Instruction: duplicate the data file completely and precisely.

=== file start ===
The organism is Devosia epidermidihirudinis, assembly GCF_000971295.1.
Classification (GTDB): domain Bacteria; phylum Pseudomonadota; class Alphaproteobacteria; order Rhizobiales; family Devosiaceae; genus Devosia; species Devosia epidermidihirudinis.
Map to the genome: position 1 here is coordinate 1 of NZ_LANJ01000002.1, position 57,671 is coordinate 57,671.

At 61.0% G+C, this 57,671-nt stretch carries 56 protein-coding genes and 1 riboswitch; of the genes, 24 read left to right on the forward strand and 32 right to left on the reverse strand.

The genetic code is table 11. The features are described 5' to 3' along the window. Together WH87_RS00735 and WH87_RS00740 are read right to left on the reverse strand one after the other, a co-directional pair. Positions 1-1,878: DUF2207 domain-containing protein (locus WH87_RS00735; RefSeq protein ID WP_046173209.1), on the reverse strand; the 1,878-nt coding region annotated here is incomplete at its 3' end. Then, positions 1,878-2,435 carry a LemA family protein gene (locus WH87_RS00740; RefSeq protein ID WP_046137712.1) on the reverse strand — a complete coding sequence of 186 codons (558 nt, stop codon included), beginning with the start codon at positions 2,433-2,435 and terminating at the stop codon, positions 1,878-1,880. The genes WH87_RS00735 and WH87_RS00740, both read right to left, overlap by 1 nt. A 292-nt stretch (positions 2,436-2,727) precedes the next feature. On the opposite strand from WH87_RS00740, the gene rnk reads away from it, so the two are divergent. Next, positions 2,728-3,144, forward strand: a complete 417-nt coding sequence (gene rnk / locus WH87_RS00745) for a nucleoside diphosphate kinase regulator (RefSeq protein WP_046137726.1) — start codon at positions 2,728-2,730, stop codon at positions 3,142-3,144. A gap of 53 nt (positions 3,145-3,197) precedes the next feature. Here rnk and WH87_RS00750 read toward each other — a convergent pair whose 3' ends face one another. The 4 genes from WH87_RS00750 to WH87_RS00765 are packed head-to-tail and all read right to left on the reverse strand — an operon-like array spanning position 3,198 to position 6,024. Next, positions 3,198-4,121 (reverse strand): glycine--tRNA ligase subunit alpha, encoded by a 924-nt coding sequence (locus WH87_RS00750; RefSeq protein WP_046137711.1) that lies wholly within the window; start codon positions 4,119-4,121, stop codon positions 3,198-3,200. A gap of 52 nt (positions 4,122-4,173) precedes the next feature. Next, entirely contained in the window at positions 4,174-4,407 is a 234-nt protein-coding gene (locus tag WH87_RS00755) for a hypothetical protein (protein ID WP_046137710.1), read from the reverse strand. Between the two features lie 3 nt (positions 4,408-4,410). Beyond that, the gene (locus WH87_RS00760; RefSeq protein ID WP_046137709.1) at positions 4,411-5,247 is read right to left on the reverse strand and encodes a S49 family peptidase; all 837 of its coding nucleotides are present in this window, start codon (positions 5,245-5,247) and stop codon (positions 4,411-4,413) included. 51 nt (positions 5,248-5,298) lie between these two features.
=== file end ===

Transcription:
The organism is Devosia epidermidihirudinis, assembly GCF_000971295.1.
Classification (GTDB): domain Bacteria; phylum Pseudomonadota; class Alphaproteobacteria; order Rhizobiales; family Devosiaceae; genus Devosia; species Devosia epidermidihirudinis.
Map to the genome: position 1 here is coordinate 1 of NZ_LANJ01000002.1, position 57,671 is coordinate 57,671.

At 61.0% G+C, this 57,671-nt stretch carries 56 protein-coding genes and 1 riboswitch; of the genes, 24 read left to right on the forward strand and 32 right to left on the reverse strand.

The genetic code is table 11. The features are described 5' to 3' along the window. Together WH87_RS00735 and WH87_RS00740 are read right to left on the reverse strand one after the other, a co-directional pair. Positions 1-1,878: DUF2207 domain-containing protein (locus WH87_RS00735; RefSeq protein ID WP_046173209.1), on the reverse strand; the 1,878-nt coding region annotated here is incomplete at its 3' end. Then, positions 1,878-2,435 carry a LemA family protein gene (locus WH87_RS00740; RefSeq protein ID WP_046137712.1) on the reverse strand — a complete coding sequence of 186 codons (558 nt, stop codon included), beginning with the start codon at positions 2,433-2,435 and terminating at the stop codon, positions 1,878-1,880. The genes WH87_RS00735 and WH87_RS00740, both read right to left, overlap by 1 nt. A 292-nt stretch (positions 2,436-2,727) precedes the next feature. On the opposite strand from WH87_RS00740, the gene rnk reads away from it, so the two are divergent. Next, positions 2,728-3,144, forward strand: a complete 417-nt coding sequence (gene rnk / locus WH87_RS00745) for a nucleoside diphosphate kinase regulator (RefSeq protein WP_046137726.1) — start codon at positions 2,728-2,730, stop codon at positions 3,142-3,144. A gap of 53 nt (positions 3,145-3,197) precedes the next feature. Here rnk and WH87_RS00750 read toward each other — a convergent pair whose 3' ends face one another. The 4 genes from WH87_RS00750 to WH87_RS00765 are packed head-to-tail and all read right to left on the reverse strand — an operon-like array spanning position 3,198 to position 6,024. Next, positions 3,198-4,121 (reverse strand): glycine--tRNA ligase subunit alpha, encoded by a 924-nt coding sequence (locus WH87_RS00750; RefSeq protein WP_046137711.1) that lies wholly within the window; start codon positions 4,119-4,121, stop codon positions 3,198-3,200. A gap of 52 nt (positions 4,122-4,173) precedes the next feature. Next, entirely contained in the window at positions 4,174-4,407 is a 234-nt protein-coding gene (locus tag WH87_RS00755) for a hypothetical protein (protein ID WP_046137710.1), read from the reverse strand. Between the two features lie 3 nt (positions 4,408-4,410). Beyond that, the gene (locus WH87_RS00760; RefSeq protein ID WP_046137709.1) at positions 4,411-5,247 is read right to left on the reverse strand and encodes a S49 family peptidase; all 837 of its coding nucleotides are present in this window, start codon (positions 5,245-5,247) and stop codon (positions 4,411-4,413) included. 51 nt (positions 5,248-5,298) lie between these two features.